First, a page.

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Botanical Name:Ipomoea reptans
Genus: Ipomoea subgenus
Species: I. aquatica
Vernacular names: Kangkong, kangkung, water convolvulus, water spinach, swamp spinach, swamp morning glory (En). Kangkong, liseron d’eau, patate aquatique (Fr). Cancon, batata aquática (Po). Mriba wa ziwa (Sw).
In Bengal it is called Kalmi
Habitat :Ipomoea aquatica is widespread as a swamp weed in all tropical and many subtropical lowland areas. It is a declared aquatic or terrestrial noxious weed in the south-eastern United States. It occurs in nearly all countries of tropical Africa, from Mauritania and Senegal, east to Eritrea and Somalia, and south to South Africa, and also in the Indian Ocean islands. It is a popular cultivated vegetable in South-East Asia and southern China, but is rare in India. It is known as a leafy vegetable in tropical America, where people of Asian origin cultivate it. It is grown on a small scale under protected cultivation in France, the United Kingdom and the Netherlands for Vietnamese, Thai and Indonesian clients. In tropical Africa it is reported as a collected wild vegetable in Benin, DR Congo, Kenya and Tanzania. Asian cultivars are occasionally grown on a small scale for the Asian clientele near big cities. Kangkong can be found in market gardens, e.g. in Côte d’Ivoire and Nigeria.
DESCRIPTION: Water spinach is an herbaceous trailing vine that dwells in muddy stream banks, freshwater ponds, and marshes. This perennial aquatic vine is confined to the tropics and subtropics zones because it is susceptible to frosts and does not grow well when temperatures are below 23.9 C. Water spinach can reproduce sexually by producing one to four seeds in fruiting capsules or vegetatively by stem fragmentation. It is a member of the “morning-glory” family.
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Flowers: Funnel shaped, solitary or in few flowered clusters at leaf axils, two inches wide, pink to white in color, and darker in the throat (rarely nearly white).
Leaves: Arrowhead shaped, alternate, one to six inches long, and one to three inches wide
Stems: Vine like, trailing, with milky sap and roots at the nodes; usually to 9 ft. long but can be much longer.
Fruit: An oval or spherical capsule, woody at maturity, 1 cm long, holding 1 to 4 grayish seeds.
The first historical record of W ater spinach is of its cultivation as a vegetable during the Chin Dynasty around 300 A.D. Native to India and Southeast Asia, but widely cultivated and naturalized in Asia, Africa, Australia, Pacific Islands, and South America. This aquatic vine is rich in iron, making it an ancient remedy for anemia. So people emigrating from Asian regions understandably wanted to take this nutritious vegetable along for use in traditional recipes. It is unclear when this plant was introduced in the United States, but this invasive and aggressive plant poses a serious threat to waterways in the Southern United States. W ater spinach has been introduced repeatedly to Florida waters since 1973, despite its state and federal listing as a prohibited plant and noxious weed.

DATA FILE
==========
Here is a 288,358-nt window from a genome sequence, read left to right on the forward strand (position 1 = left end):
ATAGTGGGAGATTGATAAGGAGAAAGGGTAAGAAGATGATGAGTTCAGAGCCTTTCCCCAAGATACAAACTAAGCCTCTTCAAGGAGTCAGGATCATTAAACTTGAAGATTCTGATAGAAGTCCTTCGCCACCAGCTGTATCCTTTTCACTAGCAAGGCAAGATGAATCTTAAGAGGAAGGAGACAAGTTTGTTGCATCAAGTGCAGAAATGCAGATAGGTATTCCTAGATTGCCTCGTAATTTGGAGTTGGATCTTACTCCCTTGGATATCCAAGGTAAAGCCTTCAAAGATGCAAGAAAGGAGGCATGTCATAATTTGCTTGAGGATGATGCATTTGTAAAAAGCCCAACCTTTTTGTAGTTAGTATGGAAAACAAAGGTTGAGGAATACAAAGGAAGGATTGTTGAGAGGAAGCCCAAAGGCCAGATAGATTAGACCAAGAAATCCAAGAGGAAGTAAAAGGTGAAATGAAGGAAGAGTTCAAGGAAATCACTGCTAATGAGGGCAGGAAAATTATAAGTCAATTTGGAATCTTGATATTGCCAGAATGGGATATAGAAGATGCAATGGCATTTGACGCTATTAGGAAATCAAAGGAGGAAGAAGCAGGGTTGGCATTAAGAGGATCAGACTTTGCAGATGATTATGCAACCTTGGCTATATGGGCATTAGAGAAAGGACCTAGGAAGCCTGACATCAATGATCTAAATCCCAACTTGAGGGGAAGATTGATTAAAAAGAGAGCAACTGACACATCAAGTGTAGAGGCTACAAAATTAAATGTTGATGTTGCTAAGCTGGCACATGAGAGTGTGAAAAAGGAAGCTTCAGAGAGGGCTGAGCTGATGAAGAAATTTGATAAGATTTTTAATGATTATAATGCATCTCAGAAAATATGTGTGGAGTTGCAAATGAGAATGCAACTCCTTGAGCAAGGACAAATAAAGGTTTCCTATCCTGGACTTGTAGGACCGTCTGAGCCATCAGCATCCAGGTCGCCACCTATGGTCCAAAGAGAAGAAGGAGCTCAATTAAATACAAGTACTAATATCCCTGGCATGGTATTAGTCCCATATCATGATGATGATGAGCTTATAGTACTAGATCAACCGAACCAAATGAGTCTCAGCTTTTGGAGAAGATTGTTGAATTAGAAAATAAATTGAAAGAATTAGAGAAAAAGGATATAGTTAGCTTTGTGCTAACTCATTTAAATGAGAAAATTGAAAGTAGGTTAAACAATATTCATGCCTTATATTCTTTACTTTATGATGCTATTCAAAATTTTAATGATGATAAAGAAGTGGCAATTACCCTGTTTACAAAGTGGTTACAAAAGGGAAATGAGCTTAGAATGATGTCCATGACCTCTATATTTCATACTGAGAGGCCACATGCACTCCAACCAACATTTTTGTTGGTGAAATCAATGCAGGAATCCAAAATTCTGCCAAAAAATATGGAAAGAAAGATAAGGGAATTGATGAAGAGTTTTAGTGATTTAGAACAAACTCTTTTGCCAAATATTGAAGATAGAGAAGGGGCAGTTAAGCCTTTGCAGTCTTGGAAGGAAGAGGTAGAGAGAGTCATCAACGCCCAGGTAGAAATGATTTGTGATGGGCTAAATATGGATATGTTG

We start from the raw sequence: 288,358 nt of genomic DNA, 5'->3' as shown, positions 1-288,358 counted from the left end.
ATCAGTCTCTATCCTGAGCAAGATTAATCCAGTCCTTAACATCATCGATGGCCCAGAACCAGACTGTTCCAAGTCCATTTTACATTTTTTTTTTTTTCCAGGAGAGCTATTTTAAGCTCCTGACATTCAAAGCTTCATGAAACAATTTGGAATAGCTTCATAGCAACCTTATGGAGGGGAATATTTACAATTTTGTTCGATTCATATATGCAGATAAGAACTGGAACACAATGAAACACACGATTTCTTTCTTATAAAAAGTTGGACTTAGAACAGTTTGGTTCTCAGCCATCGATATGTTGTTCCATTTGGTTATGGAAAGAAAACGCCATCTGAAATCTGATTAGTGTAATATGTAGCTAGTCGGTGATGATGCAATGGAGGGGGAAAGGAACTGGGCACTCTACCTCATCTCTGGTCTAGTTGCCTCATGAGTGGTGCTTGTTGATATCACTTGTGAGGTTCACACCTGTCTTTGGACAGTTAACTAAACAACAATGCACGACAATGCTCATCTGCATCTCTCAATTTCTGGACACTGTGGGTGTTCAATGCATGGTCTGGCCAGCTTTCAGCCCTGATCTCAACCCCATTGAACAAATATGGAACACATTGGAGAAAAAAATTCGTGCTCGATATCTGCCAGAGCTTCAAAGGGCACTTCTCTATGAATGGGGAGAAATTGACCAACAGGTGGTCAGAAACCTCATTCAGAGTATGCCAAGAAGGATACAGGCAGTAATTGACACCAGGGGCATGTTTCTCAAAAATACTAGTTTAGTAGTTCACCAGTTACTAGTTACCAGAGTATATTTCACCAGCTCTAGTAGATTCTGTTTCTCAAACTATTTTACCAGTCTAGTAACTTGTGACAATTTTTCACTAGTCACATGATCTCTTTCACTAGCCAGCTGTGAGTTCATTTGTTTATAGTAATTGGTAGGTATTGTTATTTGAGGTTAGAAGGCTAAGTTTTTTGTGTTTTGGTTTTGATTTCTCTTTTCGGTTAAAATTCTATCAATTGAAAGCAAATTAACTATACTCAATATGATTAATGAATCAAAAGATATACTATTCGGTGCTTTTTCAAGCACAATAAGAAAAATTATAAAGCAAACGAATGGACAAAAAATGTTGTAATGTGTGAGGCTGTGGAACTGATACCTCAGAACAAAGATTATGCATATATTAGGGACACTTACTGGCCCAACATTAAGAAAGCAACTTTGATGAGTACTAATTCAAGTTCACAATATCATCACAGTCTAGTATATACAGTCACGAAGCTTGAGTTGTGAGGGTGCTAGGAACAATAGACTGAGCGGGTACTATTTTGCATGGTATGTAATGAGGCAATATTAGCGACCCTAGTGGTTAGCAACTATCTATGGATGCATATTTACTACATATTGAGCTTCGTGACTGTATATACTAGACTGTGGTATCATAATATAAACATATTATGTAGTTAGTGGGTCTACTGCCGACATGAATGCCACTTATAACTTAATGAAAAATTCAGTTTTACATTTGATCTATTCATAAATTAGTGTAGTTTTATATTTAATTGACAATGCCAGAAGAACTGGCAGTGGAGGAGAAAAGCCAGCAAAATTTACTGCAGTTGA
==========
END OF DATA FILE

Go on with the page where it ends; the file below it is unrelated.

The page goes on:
Young shoots and leaves of water spinach are collected for use as a leafy vegetable. Often the whole above-ground plant part of cultivated water spinach , including the tender hollow stems, is consumed. Water spinatch can be stir-fried, steamed, boiled for a few minutes or lightly fried in oil and eaten in various dishes. It is often mixed with hot peppers and garlic, and prepared with meat or fish. In Asia the leaves are sometimes separated from the stems, and the stems are cooked a bit longer. In Africa only the leaves of wild plants are consumed, the stems are removed. The roots are occasionally eaten. Wild kangkong is often collected as fodder for cattle and pigs.
In Indonesia, kangkong or water spinach is traditionally given at dinner to young children to make them quiet and help them sleep well. In Asia it is used in traditional medicine. The sap is used as an emetic, purgative and sedative, and flower buds are applied to ringworm. In Sri Lanka kangkong is used to treat diabetes mellitus.
The nutritional composition of raw kangkong per 100 g edible portion is: water 92.5 g, energy 80 kJ (19 kcal), protein 2.6 g, fat 0.2 g, carbohydrate 3.1 g, dietary fibre 2.1 g, Ca 77 mg, Mg 71 mg, P 39 mg, Fe 1.7 mg, Zn 0.2 mg, vitamin A 6300 IU, thiamin 0.03 mg, riboflavin 0.10 mg, niacin 0.90 mg, folate 57 ?g, ascorbic acid 55 mg (USDA, 2002). The nutritional value of leaf-blades is higher than that of petioles and stems; unfortunately, sources do not state whether stems and leaves or leaves only were analysed. Accumulation of heavy metals in kangkong has been reported for Asia because the plants often grow in polluted water.
Kangkong showed oral hypoglycaemic activity in tests with diabetic humans and rats; it was shown that an aqueous leaf extract can be as effective as tolbutamide in reducing blood glucose levels.
If harvested from contaminated areas, and eaten raw, I. aquatica may transmit Fasciolopsis buski, an intestinal fluke parasite of humans and pigs, causing fasciolopsiasis.
Study in animals;
Studies conducted with pregnant diabetes-induced rats have shown a blood sugar-lowering effect of Ipomoea aquatica by inhibiting the intestinal absorption of glucose.
Disclaimer:The information presented herein is intended for educational purposes only. Individual results may vary, and before using any supplements, it is always advisable to consult with your own health care provider.